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    • CommentAuthorAnixx
    • CommentTimeJan 12th 2011 edited
    I was surprised that many people in said that the notation was bad, ands some even did not understand it. Especially surprising was one comment that said that f(z) is not a function, but a number (dispite z was defined as a free variable). Even more surprising that this comment received much votes.

    It that case people how would you write the following expression?

    $$frac{x^3+2x^2+\sin x}{x^5-x^3+cos(x)+5}\circ \frac{x^3-5x + \log x}{x^7+3x^2+10}$$
    (Not sure why the LaTeX is not rendering here...)

    I don't think anyone would use the composition symbol $\circ$ with expressions like that. You want to do it like this:

    f: \mathbb R \to \mathbb R
    f: x \mapsto f(x) = \frac{x^3+2x^2+\sin x}{x^5-x^3+cos(x)+5}

    g: \mathbb R \to \mathbb R
    g: x \mapsto g(x) = \frac{x^3-5x + \log x}{x^7+3x^2+10}

    Then you can say $(f \circ g) : \mathbb R \to \mathbb R$ is the function defined by $(f \circ g) : x \mapsto (f \circ g)(x) = f(g(x))$.

    The point is that $f$ and $g$ and $f\circ g$ are FUNCTIONS, and $f(x)$, $g(x)$, and $(f\circ g)(x)$ are the VALUES of these functions at the point $x$, which happen to be real numbers in the case of your example.

    Of course in freshman calculus, we alway abuse notation and say things like "the function $f(x)$" but strictly speaking, that is sloppy and potentially confusing notation. In higher mathematics we always try to be much more careful.

    I would write,

    Let $f,g:\mathbb{C}\rightarrow\mathbb{C}$ be defined by
    Consider $f\circ g$.

    Giving complicated things names (and using English/your native language to explain them) is a good thing.

    • CommentAuthorAnixx
    • CommentTimeJan 12th 2011
    I thought that x in the context of functions of one variable represents identity function. If one wants a particular value he uses x_0 or something. Otherwise such expressions as (\sin x/x)' would have no meaning.
    • CommentAuthorAnixx
    • CommentTimeJan 12th 2011
    And yes, I always use x in that meaning, sometimes making it bold.

    Oddly enough, there was some discussion about this sort of notation earlier: here on meta and here on MO. I tend to favor the more verbose choices of notation given above, because I think they are less likely to cause confusion for the reader.

    No, $x$ is a real number, whether you consider it as a fixed constant, or as a variable real number. The identity function $i : \mathbb R \to \mathbb R$ is defined by $i(x) = x$ for all $x \in \mathbb R$. All the $x$'s in this post are real numbers, not functions.
    • CommentAuthorAnixx
    • CommentTimeJan 12th 2011
    So far I see that the poll shows that the majority of people here support such notation. That makes me curious why there was such massive outcry when I used such netation.
    I agree that (\sin x/x)' has no meaning if you are being careful about notation. We always make that abuse of notation in freshman calculus, where there is no danger of confusion. (In fact, when you try to explain the distinction between the function f and its values f(x) to such students, that usually *does* confuse them, so it's best to avoid that.)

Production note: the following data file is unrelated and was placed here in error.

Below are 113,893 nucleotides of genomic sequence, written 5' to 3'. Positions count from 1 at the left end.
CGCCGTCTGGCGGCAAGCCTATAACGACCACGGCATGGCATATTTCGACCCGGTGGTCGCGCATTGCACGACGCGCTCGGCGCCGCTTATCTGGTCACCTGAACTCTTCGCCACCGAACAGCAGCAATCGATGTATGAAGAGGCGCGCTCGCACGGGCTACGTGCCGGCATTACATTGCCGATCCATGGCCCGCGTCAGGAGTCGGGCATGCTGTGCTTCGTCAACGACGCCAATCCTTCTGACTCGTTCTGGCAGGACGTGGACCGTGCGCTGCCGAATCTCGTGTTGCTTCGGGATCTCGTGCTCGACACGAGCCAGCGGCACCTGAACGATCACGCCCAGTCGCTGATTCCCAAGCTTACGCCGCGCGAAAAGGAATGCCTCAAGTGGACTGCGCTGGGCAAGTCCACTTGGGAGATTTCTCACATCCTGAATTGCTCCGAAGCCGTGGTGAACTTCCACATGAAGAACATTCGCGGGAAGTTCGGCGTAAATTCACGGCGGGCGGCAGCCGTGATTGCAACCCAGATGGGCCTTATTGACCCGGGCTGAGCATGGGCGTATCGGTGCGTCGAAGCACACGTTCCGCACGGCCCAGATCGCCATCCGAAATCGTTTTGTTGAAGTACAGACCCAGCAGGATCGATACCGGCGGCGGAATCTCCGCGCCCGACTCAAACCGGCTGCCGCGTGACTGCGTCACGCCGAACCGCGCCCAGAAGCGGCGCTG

Note that with your convention of x as being the identity function, what does $\frac{\sin x}{x}$ even mean? You are implicitly mixing up both your notation and the one described above by myself and Zev. To DIVIDE sin(x) by x, you have to think of these two things as NUMBERS.
    What poll? Everyone other than you who has posted on this discussion does not support your ambiguous notation. We agree that this is done sometimes in freshman level courses, but it should always be avoided by professional mathematicians in any other context.
    • CommentAuthorAnixx
    • CommentTimeJan 12th 2011
    • CommentAuthorAnixx
    • CommentTimeJan 12th 2011
    > To DIVIDE sin(x) by x, you have to think of these two things as NUMBERS.

    Okay, I see what poll you refer to- I hadn't seen Scott's post. It's an interesting poll. I'd be curious to know the background of the voters. You'd probably get different results if all the voters were professional pure mathematicians, with no students or applied mathematicians. (I'm not insinuating that there's anything wrong with students or applied mathematicians, merely that I believe that an audience of exclusively pure mathematicians would vote differently. That's my opinion, and you are free to have other opinions....)
    • CommentAuthorAnixx
    • CommentTimeJan 12th 2011
    By the way, how would you define an operator U that transforms f(x) into sin x / f(x) for any x and f? Would you write sine without argument, just like

    U=\frac{sin}{f} ?

    Anixx: If $f: A \to B$ and $g A \to B$ are two functions from a domain $A$ to a codomain $B$, and $a$ is an element of the set $A$, then we can only make sense of the expression $f(a) / g(a)$ if the set $B$ has a division operation. For example, if $B$ is the real or complex numbers. So in general you cannot divide one function by another, you can only divide two elements of a field or of a division algebra in general.
    You cannot unambiguously define a function that takes the point f(x) to the point sin x / f(x) unless f was invertible. In that case I would write the function that sends f(x) to sin x / f(x) as

    y \mapsto \sin (f ^{-1} (y)) / y

    No confusion.
    I'm actually tired of this. Sorry, I have other things to do now.
    • CommentAuthorAnixx
    • CommentTimeJan 12th 2011
    Division of two functions is just superposition of division function and both f and g. One can argue that the domain of definition of the resulting function differs from the domain of definition of f and g, but nothing more.

    The person who just voted and left a comment on the poll seems to have missed the part that said, "This poll has now run its course".

    • CommentAuthorAnixx
    • CommentTimeJan 12th 2011 edited
    > You cannot unambiguously define a function that takes the point f(x) to the point sin x / f(x) unless f was invertible.

    I cannot get what are you writing about. This is division, not applying an inverse function. Or do you use slash for denoting inverse function? :-/ How then you denote division?
    Anixx: you missed Spiro's point. He is used to (as am I) working in sets where division is not defined.